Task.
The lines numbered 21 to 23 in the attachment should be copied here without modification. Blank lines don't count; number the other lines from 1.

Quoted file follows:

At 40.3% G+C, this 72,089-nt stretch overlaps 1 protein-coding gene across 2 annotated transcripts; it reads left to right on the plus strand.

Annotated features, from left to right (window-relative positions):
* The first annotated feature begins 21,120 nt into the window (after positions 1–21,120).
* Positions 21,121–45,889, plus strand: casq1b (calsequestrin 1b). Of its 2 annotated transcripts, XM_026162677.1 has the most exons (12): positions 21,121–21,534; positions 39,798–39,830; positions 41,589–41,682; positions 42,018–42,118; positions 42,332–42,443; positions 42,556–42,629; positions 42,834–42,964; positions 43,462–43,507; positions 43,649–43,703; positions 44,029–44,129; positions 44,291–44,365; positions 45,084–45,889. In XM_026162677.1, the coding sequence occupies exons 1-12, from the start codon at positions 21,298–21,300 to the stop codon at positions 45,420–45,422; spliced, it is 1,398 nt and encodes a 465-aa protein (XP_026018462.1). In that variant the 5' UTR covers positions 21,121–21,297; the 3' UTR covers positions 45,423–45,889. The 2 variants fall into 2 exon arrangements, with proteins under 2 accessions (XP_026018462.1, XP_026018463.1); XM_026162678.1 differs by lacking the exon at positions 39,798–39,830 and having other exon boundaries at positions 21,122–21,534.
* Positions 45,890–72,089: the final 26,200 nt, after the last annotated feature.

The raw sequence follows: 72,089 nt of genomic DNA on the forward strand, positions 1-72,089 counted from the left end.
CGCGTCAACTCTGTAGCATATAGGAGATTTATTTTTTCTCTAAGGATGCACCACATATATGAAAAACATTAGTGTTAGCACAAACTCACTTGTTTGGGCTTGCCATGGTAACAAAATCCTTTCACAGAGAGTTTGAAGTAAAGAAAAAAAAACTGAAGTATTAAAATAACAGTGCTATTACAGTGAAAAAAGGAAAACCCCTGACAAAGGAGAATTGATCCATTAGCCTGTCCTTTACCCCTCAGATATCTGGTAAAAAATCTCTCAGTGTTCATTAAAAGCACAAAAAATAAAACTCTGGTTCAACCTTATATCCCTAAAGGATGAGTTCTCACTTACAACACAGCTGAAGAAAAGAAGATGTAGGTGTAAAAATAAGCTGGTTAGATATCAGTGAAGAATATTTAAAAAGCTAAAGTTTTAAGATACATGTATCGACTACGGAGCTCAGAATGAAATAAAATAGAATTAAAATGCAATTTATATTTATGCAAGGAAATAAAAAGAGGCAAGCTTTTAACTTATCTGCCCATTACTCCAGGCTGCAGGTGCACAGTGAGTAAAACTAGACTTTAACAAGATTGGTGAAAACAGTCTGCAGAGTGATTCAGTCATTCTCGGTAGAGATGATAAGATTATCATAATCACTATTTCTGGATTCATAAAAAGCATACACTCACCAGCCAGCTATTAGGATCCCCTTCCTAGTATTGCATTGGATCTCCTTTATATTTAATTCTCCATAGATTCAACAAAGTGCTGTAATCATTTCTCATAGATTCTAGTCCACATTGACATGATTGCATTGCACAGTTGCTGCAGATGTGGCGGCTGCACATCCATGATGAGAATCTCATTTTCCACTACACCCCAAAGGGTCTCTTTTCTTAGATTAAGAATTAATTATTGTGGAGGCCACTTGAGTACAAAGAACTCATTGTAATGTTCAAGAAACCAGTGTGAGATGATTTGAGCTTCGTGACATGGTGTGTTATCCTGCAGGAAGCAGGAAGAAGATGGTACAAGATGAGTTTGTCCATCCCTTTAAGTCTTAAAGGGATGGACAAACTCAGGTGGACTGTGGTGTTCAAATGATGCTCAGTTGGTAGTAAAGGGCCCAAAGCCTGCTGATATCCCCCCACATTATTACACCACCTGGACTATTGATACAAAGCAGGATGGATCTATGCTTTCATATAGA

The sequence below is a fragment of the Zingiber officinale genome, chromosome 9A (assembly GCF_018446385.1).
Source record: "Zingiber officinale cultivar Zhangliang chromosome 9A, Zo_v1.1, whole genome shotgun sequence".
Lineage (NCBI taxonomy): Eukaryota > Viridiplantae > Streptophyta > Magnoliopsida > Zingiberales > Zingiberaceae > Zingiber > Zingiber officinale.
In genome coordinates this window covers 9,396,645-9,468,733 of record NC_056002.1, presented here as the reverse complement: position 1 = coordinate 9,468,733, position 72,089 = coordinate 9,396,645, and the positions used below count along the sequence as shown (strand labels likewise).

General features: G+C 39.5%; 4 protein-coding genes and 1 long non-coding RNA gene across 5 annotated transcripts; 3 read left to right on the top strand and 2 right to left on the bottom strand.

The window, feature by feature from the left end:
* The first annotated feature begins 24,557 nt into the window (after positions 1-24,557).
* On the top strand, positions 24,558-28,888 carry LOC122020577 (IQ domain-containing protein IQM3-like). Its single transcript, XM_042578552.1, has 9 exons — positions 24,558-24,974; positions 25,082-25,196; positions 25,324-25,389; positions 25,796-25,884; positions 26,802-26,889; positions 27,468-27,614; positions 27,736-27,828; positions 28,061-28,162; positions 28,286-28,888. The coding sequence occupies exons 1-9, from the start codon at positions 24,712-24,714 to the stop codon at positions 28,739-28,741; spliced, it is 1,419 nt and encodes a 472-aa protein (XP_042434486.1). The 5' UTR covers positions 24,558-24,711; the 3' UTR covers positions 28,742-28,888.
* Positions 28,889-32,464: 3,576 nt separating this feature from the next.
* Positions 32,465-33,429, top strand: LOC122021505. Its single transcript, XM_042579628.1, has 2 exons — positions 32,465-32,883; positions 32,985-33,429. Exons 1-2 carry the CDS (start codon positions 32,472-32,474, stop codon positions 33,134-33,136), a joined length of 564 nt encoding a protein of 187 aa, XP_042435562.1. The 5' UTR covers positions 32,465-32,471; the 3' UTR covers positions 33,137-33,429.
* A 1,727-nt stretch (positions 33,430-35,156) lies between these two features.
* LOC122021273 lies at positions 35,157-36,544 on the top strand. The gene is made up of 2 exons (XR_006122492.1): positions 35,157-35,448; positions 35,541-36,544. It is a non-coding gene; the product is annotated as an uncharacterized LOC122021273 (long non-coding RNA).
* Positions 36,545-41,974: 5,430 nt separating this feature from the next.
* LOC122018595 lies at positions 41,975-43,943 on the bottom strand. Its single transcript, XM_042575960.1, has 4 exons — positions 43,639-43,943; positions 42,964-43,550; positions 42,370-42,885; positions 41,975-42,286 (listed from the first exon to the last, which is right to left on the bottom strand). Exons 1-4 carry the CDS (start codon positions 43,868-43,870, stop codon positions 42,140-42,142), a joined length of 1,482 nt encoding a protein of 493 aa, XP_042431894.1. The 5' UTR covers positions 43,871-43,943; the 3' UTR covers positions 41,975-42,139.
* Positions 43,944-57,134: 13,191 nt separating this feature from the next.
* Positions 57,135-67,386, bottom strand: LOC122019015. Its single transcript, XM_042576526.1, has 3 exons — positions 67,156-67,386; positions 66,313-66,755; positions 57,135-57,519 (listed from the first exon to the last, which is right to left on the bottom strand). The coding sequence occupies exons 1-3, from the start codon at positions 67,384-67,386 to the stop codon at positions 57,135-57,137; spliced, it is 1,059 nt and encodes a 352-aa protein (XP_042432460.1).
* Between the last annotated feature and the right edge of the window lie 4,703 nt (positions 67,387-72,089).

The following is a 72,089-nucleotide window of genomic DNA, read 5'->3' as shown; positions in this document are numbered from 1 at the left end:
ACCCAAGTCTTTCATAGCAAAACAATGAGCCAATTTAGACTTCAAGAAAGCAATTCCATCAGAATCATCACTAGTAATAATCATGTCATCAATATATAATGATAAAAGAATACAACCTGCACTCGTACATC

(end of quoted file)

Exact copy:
* LOC122018595 lies at positions 41,975-43,943 on the bottom strand. Its single transcript, XM_042575960.1, has 4 exons — positions 43,639-43,943; positions 42,964-43,550; positions 42,370-42,885; positions 41,975-42,286 (listed from the first exon to the last, which is right to left on the bottom strand). Exons 1-4 carry the CDS (start codon positions 43,868-43,870, stop codon positions 42,140-42,142), a joined length of 1,482 nt encoding a protein of 493 aa, XP_042431894.1. The 5' UTR covers positions 43,871-43,943; the 3' UTR covers positions 41,975-42,139.
* Positions 43,944-57,134: 13,191 nt separating this feature from the next.
* Positions 57,135-67,386, bottom strand: LOC122019015. Its single transcript, XM_042576526.1, has 3 exons — positions 67,156-67,386; positions 66,313-66,755; positions 57,135-57,519 (listed from the first exon to the last, which is right to left on the bottom strand). The coding sequence occupies exons 1-3, from the start codon at positions 67,384-67,386 to the stop codon at positions 57,135-57,137; spliced, it is 1,059 nt and encodes a 352-aa protein (XP_042432460.1).